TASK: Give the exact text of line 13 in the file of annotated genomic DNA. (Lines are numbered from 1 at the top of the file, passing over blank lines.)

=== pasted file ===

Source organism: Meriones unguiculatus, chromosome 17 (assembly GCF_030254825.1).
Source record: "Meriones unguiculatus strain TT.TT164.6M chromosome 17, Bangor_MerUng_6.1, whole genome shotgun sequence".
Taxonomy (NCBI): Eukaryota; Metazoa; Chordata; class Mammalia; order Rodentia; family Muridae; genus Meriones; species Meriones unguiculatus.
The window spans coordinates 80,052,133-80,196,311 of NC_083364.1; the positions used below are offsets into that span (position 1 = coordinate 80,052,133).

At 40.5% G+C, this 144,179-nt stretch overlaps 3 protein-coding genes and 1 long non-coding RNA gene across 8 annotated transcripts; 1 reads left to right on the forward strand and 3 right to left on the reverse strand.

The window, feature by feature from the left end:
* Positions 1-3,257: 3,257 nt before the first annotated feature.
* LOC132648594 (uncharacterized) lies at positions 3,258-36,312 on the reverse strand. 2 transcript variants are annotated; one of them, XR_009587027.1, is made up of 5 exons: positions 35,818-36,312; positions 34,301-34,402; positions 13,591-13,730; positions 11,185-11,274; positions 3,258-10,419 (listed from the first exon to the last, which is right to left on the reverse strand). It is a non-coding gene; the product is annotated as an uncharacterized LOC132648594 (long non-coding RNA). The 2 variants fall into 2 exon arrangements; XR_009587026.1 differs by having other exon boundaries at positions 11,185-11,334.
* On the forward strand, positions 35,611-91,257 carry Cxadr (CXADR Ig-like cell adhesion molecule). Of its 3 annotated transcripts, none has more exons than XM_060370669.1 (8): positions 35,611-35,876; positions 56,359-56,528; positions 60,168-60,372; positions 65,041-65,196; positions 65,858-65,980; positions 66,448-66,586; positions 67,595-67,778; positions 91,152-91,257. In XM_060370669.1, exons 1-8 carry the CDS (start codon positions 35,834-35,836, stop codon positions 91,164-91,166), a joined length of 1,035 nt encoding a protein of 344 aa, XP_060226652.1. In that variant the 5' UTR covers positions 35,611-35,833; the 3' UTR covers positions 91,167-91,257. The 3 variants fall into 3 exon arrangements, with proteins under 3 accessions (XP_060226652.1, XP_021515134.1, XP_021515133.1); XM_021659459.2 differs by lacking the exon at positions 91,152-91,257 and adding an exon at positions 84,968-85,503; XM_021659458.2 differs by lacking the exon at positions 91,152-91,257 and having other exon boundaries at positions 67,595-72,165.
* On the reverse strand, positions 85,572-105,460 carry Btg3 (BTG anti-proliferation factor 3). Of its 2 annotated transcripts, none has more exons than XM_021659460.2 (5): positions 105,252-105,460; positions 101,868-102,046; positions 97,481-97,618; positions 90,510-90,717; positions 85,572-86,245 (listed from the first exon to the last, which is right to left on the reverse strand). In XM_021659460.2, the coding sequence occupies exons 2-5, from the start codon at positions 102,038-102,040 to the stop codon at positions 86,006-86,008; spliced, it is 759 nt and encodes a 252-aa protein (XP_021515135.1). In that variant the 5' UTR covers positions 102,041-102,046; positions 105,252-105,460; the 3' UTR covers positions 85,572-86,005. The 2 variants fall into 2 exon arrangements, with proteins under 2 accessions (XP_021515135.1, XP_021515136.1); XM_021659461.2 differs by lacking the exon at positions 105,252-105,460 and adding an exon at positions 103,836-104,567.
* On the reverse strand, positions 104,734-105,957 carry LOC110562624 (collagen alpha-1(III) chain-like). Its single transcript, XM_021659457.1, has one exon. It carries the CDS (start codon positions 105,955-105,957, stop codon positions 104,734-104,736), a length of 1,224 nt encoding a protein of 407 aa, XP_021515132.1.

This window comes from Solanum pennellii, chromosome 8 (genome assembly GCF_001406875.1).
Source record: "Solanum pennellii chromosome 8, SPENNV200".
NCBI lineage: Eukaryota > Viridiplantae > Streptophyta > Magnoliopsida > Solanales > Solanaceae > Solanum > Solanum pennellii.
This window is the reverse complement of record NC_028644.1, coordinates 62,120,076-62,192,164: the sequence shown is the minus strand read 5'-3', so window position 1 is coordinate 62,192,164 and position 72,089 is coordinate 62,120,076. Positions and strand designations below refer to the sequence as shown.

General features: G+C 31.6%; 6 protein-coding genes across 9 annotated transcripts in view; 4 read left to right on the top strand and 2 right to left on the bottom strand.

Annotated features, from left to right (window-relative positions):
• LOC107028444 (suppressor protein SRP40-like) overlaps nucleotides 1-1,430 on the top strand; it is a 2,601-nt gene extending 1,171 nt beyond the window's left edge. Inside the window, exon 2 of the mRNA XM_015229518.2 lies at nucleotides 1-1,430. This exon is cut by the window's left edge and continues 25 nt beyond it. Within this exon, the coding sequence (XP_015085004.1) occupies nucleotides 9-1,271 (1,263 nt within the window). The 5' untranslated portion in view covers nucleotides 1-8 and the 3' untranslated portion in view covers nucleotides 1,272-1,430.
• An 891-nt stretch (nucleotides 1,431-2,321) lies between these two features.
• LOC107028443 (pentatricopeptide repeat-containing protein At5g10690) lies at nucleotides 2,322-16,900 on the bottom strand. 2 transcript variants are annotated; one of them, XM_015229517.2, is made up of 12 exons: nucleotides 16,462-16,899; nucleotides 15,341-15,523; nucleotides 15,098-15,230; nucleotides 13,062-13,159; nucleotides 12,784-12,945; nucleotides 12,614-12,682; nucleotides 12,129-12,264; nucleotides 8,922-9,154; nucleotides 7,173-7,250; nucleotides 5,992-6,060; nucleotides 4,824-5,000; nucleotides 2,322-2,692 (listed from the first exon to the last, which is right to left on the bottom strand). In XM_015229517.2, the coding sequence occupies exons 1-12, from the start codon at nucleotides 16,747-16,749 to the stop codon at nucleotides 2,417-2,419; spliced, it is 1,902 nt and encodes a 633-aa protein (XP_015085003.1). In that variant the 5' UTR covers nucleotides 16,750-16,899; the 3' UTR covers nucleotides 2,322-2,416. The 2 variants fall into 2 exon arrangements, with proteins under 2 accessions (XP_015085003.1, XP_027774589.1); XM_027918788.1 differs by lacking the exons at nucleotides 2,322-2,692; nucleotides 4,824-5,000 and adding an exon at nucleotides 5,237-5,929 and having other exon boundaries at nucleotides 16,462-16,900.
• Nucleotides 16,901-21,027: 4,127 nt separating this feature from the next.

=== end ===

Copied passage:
Source record: "Solanum pennellii chromosome 8, SPENNV200".